A second Forward Thrust. Forward Thrust was a comprehensive, countywide bond issue in 1968 that acccomplished what balkanized, stingy governments could not do: clean up Lake Washington, construct parks, community centers, an aquarium, arterials and the Kingdome. The region is so starved of funds for infrastructure projects that such a regional approach, sweeping in the suburban tax base and many new programs (bike trails, daylighting streams, culture centers in the burbs), could build broad, aggregated public support.
Pop-up Urbanism. Tired of public process, free spirits just go ahead and do temporary improvements, some of which catch on. Empty storefronts become art galleries; streets become farmer’s markets; forgotten spaces like alleys and triangles at intersections become instant parks. A sophisticated planning director could bless, fertilize and multiply such projects, setting aside zones for such inexpensive and catchy "temporary urbanism."
King Transit. First, merge the five local transportation agencies. Second, forcefully use transit as a change agent in our emerging outer cities and some Seattle neighborhoods: new development, new job centers, walkability, free bikes. You have to think regionally (always a challenge for Seattle mayors). You can’t privilege rail. You need a strong council of mayors to stand together when the NIMBYs hire lawyers and the rail/bike/bus absolutists get impossibilist. But a dramatic, regionwide transit push would make us a modern metropolis at last and do a lot to improve mobility (including social mobility) in a region where income disparities and geographic sorting are extreme.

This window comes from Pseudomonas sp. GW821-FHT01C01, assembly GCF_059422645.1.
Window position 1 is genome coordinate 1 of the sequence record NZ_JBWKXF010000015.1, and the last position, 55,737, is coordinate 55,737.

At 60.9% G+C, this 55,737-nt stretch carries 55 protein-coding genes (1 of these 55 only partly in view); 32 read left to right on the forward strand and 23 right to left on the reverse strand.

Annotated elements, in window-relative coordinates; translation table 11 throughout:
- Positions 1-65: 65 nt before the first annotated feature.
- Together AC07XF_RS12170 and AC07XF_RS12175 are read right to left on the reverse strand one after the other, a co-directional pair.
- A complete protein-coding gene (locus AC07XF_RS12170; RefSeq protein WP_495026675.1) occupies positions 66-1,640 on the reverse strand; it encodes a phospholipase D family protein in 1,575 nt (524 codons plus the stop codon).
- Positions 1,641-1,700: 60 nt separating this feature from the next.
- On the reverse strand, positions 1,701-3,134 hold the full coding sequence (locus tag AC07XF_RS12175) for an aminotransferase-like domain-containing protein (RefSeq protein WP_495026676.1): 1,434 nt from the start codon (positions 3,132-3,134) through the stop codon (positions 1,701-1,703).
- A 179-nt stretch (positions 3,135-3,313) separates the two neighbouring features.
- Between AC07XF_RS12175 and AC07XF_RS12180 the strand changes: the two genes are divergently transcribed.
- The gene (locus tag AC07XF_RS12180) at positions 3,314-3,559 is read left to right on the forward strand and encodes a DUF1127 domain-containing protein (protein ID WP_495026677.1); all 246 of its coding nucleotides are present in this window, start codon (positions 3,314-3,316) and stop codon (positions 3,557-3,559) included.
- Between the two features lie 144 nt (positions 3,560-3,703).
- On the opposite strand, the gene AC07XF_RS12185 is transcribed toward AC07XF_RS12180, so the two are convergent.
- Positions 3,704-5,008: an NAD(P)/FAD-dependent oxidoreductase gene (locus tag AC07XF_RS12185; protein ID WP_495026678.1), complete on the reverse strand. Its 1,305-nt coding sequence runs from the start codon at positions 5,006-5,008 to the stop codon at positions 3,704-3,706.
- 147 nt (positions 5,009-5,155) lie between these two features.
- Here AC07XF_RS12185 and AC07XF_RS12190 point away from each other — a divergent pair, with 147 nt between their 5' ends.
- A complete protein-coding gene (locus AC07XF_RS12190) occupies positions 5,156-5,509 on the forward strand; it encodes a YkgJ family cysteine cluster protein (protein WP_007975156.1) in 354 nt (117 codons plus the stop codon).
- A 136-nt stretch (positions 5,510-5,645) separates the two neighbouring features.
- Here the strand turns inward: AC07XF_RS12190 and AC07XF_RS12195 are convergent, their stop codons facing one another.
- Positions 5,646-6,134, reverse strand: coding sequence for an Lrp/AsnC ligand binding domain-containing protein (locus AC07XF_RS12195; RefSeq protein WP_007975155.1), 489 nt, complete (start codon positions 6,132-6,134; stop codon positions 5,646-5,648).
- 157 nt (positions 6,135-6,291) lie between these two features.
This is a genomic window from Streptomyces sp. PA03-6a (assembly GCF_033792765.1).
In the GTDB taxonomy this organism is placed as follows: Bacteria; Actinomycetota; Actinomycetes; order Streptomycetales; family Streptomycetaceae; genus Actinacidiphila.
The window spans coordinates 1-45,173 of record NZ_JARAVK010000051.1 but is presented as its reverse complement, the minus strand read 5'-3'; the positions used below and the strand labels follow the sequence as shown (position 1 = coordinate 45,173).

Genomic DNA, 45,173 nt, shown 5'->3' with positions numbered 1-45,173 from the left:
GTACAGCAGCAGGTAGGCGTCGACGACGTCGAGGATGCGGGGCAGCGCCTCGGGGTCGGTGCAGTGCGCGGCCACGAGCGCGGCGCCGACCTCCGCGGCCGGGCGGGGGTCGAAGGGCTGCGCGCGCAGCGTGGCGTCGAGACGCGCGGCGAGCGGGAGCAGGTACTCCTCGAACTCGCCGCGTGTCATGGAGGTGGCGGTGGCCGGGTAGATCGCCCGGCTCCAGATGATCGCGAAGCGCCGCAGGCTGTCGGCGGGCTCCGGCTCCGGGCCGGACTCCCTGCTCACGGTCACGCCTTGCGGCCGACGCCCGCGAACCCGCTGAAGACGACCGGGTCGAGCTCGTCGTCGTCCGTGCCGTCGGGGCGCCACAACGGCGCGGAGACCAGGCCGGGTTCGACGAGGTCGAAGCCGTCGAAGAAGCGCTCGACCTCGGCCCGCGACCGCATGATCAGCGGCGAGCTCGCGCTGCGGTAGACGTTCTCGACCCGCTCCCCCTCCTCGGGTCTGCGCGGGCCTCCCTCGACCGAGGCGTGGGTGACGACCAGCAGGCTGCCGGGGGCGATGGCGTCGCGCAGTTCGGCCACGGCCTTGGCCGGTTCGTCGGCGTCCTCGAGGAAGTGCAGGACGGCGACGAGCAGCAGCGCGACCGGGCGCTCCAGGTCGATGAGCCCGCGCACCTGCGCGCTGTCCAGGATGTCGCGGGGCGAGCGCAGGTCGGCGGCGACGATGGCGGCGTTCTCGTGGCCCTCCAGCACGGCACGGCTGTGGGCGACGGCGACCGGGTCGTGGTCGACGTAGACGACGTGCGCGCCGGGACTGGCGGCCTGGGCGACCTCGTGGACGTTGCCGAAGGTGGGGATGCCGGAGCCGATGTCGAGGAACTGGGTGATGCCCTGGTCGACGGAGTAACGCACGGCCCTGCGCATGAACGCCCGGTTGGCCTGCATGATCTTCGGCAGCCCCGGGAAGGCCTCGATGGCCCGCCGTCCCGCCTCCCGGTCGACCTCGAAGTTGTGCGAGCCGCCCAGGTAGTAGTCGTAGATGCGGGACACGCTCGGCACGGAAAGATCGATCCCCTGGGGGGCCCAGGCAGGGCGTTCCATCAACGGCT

Big Tech, Big Data, Big Productivity. Seattle’s powerful businesses are thriving because of their embrace of the data the computer age can bring to bear on decisions and marketing. What if this powerful tool migrated to government? A bit of this is happening at King County, where Deputy Executive Fred Jarrett is importing lean management ideas from Boeing and Toyota. Improve productivity or we cut jobs, is the mantra of Executive Dow Constantine, who has made some real progress (though slower than first thought). Seattle deploys such data-driven techniques in a few areas, such as fighting crime or measuring parking meter prices. It would have made some more strides under a Mayor Burgess, an advocate for data-driven policy decisions. Huge opportunities, and huge resistance, loom.